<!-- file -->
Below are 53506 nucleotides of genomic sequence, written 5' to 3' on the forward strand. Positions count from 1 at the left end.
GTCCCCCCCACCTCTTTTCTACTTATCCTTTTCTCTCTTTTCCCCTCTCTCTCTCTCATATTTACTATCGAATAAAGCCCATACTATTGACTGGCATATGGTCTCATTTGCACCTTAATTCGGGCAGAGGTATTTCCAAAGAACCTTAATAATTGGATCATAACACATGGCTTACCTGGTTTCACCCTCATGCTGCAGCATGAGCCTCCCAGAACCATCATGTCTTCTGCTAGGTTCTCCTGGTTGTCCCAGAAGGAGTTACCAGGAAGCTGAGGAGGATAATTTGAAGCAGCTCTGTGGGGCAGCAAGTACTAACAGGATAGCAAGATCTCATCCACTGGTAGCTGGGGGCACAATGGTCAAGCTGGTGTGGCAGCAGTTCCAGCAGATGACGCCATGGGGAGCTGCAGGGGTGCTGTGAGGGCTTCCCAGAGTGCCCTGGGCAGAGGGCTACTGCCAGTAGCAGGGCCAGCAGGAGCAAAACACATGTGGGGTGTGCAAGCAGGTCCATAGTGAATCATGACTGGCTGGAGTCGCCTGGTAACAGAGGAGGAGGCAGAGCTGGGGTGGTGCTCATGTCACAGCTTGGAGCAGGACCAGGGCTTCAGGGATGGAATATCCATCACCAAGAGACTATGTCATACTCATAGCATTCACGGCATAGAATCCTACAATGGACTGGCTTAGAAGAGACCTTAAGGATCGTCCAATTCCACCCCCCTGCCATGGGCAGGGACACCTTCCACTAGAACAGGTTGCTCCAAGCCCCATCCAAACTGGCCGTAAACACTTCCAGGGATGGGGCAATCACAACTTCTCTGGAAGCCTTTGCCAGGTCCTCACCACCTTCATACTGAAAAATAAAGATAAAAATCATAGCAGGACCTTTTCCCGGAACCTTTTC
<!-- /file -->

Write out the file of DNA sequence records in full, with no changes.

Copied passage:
Below are 53506 nucleotides of genomic sequence, written 5' to 3' on the forward strand. Positions count from 1 at the left end.
GTCCCCCCCACCTCTTTTCTACTTATCCTTTTCTCTCTTTTCCCCTCTCTCTCTCTCATATTTACTATCGAATAAAGCCCATACTATTGACTGGCATATGGTCTCATTTGCACCTTAATTCGGGCAGAGGTATTTCCAAAGAACCTTAATAATTGGATCATAACACATGGCTTACCTGGTTTCACCCTCATGCTGCAGCATGAGCCTCCCAGAACCATCATGTCTTCTGCTAGGTTCTCCTGGTTGTCCCAGAAGGAGTTACCAGGAAGCTGAGGAGGATAATTTGAAGCAGCTCTGTGGGGCAGCAAGTACTAACAGGATAGCAAGATCTCATCCACTGGTAGCTGGGGGCACAATGGTCAAGCTGGTGTGGCAGCAGTTCCAGCAGATGACGCCATGGGGAGCTGCAGGGGTGCTGTGAGGGCTTCCCAGAGTGCCCTGGGCAGAGGGCTACTGCCAGTAGCAGGGCCAGCAGGAGCAAAACACATGTGGGGTGTGCAAGCAGGTCCATAGTGAATCATGACTGGCTGGAGTCGCCTGGTAACAGAGGAGGAGGCAGAGCTGGGGTGGTGCTCATGTCACAGCTTGGAGCAGGACCAGGGCTTCAGGGATGGAATATCCATCACCAAGAGACTATGTCATACTCATAGCATTCACGGCATAGAATCCTACAATGGACTGGCTTAGAAGAGACCTTAAGGATCGTCCAATTCCACCCCCCTGCCATGGGCAGGGACACCTTCCACTAGAACAGGTTGCTCCAAGCCCCATCCAAACTGGCCGTAAACACTTCCAGGGATGGGGCAATCACAACTTCTCTGGAAGCCTTTGCCAGGTCCTCACCACCTTCATACTGAAAAATAAAGATAAAAATCATAGCAGGACCTTTTCCCGGAACCTTTTC